Well, I am going to say that Which? are misleading and wrong. Take your pick from the links below, all of which confirm the burden of proof rests with the consumer within the first 30 days, and I have even attached the BIS Guidance (first link, on page 42) which clearly states at the bottom of that page that the reverse burden of proof does not apply to the short term right to reject.


                      https://www.businesscompanion.info/s...s-Sep-2015.pdf

                      http://www.longmores-solicitors.co.u...ights-act-2015

                      https://www.tozers.co.uk/6442-2/

                      https://www.retailmotorlaw.co.uk/ind...pany&Itemid=78
                      If you have a question about the voluntary termination process, please read this guide first, as it should have all the answers you need. Please do not hijack another person's thread as I will not respond to you
                      - - - - - - - - - - - - - - - - - - - - - - - - - - - - - - - - - - - - - - - - - - - - - - - - - - - - - -
                      LEGAL DISCLAIMER
                      Please be aware that this is a public forum and is therefore accessible to anyone. The content I post on this forum is not intended to be legal advice nor does it establish any client-lawyer type relationship between you and me. Therefore any use of my content is at your own risk and I cannot be held responsible in any way. It is always recommended that you seek independent legal advice.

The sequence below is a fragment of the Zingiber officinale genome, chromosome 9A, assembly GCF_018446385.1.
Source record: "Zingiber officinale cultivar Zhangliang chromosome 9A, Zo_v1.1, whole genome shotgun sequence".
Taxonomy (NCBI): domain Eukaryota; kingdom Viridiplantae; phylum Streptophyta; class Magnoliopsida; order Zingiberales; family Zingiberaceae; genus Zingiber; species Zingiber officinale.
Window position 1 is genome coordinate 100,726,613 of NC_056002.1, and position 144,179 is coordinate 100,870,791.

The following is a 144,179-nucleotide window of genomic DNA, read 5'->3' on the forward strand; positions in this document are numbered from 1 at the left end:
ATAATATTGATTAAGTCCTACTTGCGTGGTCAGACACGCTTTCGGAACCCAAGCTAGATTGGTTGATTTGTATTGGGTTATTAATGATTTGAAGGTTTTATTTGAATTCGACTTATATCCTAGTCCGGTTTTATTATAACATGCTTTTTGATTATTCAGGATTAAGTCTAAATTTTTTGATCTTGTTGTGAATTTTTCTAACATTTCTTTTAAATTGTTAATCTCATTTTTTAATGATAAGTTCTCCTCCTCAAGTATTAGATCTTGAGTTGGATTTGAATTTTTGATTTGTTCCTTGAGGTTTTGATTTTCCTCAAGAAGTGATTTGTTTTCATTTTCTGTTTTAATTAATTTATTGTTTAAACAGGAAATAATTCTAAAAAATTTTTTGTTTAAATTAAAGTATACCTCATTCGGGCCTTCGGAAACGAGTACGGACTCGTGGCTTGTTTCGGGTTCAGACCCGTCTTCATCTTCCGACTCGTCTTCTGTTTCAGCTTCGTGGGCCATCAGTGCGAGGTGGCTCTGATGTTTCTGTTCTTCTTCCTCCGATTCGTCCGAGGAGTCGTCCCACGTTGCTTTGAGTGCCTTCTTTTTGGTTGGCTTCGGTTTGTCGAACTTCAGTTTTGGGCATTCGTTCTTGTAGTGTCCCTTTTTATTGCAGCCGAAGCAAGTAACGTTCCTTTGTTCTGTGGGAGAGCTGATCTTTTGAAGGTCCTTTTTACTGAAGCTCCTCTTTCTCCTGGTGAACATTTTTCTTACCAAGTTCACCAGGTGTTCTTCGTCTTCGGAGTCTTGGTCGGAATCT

Comment


                      • #12
                        Not case law , but this quote is taken from the explanatory notes which accompany the statute (my italics)
                        http://www.legislation.gov.uk/ukpga/...tes/division/3

                        Section 19
                        Subsections (14) and (15) provide that, if a breach of the statutory rights Ė for example a fault - arises in the first 6 months from delivery, it is presumed to have been present at the time of delivery unless the trader proves otherwise or this presumption is incompatible with the nature of the goods or the particular breach or fault. This applies where the consumer exercises their right to a repair or replacement or their right to a price reduction or the final right to reject. This does not apply where the consumer exercises the short-term right to reject.

                        Comment


                        • #13
                          Chaps, I understand the reverse burden of proof doesn't apply in the first 30 days but this isn't my argument, let's clearly state there are two burdens: